Saturday, December 29, 2012
US Congress bans word 'lunatic' in federal legislation
- BBC News headline - December 6, 2012
For those who think that Republicans and Democrats can’t work together to get things done, this latest piece of legislation proves otherwise. Following unanimous approval by the Senate in May, the House of Representatives, by a vote of 398-1, also agreed to strike the term “lunatic” from all federal legislation.
While some have criticized Congress for dealing with such a matter when there are more important issues facing the country, most observers see this as a good sign and a harbinger of more progress to come. Supporting evidence for this view can be seen in other recent legislative initiatives and the roster of upcoming bills for consideration:
* H. R. Bill 111 has already received unanimous support in committee and seems assured rapid and near-unanimous passage in both chambers. Entitled the Ice Cream is Great Act, this bill was introduced by representatives from America’s great dairy states of Wisconsin and New York. Almost all House members are ready to vote aye on this one with the exception of a few lactose-intolerant representatives who, rather than spoil the moment and vote nay, will likely simply abstain.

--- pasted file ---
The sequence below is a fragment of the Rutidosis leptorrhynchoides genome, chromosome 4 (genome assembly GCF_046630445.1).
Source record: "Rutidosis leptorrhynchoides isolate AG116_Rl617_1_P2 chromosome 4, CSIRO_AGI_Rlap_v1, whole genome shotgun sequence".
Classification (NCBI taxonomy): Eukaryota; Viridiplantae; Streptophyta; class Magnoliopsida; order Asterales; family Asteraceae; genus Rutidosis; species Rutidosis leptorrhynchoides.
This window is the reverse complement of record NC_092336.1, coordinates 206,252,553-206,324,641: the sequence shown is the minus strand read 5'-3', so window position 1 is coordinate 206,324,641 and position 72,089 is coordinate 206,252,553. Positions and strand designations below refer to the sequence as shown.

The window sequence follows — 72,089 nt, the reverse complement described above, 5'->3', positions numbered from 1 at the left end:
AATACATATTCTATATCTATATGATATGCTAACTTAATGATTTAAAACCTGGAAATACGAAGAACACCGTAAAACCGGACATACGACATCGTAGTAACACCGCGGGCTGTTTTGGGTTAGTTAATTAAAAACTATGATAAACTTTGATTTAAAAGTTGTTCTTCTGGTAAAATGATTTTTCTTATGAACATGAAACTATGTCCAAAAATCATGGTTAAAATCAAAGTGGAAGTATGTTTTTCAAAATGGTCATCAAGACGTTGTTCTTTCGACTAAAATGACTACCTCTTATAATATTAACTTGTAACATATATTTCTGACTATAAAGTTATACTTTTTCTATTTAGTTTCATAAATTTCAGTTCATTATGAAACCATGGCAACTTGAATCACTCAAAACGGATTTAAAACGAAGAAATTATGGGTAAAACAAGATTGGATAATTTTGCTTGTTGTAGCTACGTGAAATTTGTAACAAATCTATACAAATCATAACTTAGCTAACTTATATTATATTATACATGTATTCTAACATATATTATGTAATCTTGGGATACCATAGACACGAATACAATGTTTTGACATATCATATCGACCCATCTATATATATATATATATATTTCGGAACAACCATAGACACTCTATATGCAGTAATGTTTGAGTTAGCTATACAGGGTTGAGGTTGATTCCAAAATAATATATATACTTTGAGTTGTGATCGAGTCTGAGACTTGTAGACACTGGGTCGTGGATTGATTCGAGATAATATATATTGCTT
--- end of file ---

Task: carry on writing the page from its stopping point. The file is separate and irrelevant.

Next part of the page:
* While not yet reduced to print, there is a recent legislative proposal which has generated a lot of positive buzz on Capitol Hill. Tentatively titled the Fair Pay for Members of Congress Act, it will reportedly increase the pay scale for sitting representatives and senators by what has been described by some as “a modest 25%.” While there still appears to be some minor disagreement as to whether the 25% rate will also apply to each member’s expense allowance, it’s expected that such wrinkles will be worked out with little rancor or delay.
* The Senate has reportedly been hard at work on a bill which will iron out a few contentious matters that have been plaguing both houses of Congress for years. The draft version is called the Free Cable, Subsidized Lunch and Year-round Free Parking Act and will harmonize various disparate provisions to ensure that all Congresspersons receive the same benefits. When asked to comment on what the law will provide, one Senate aide simply said: “I think the title says it all.”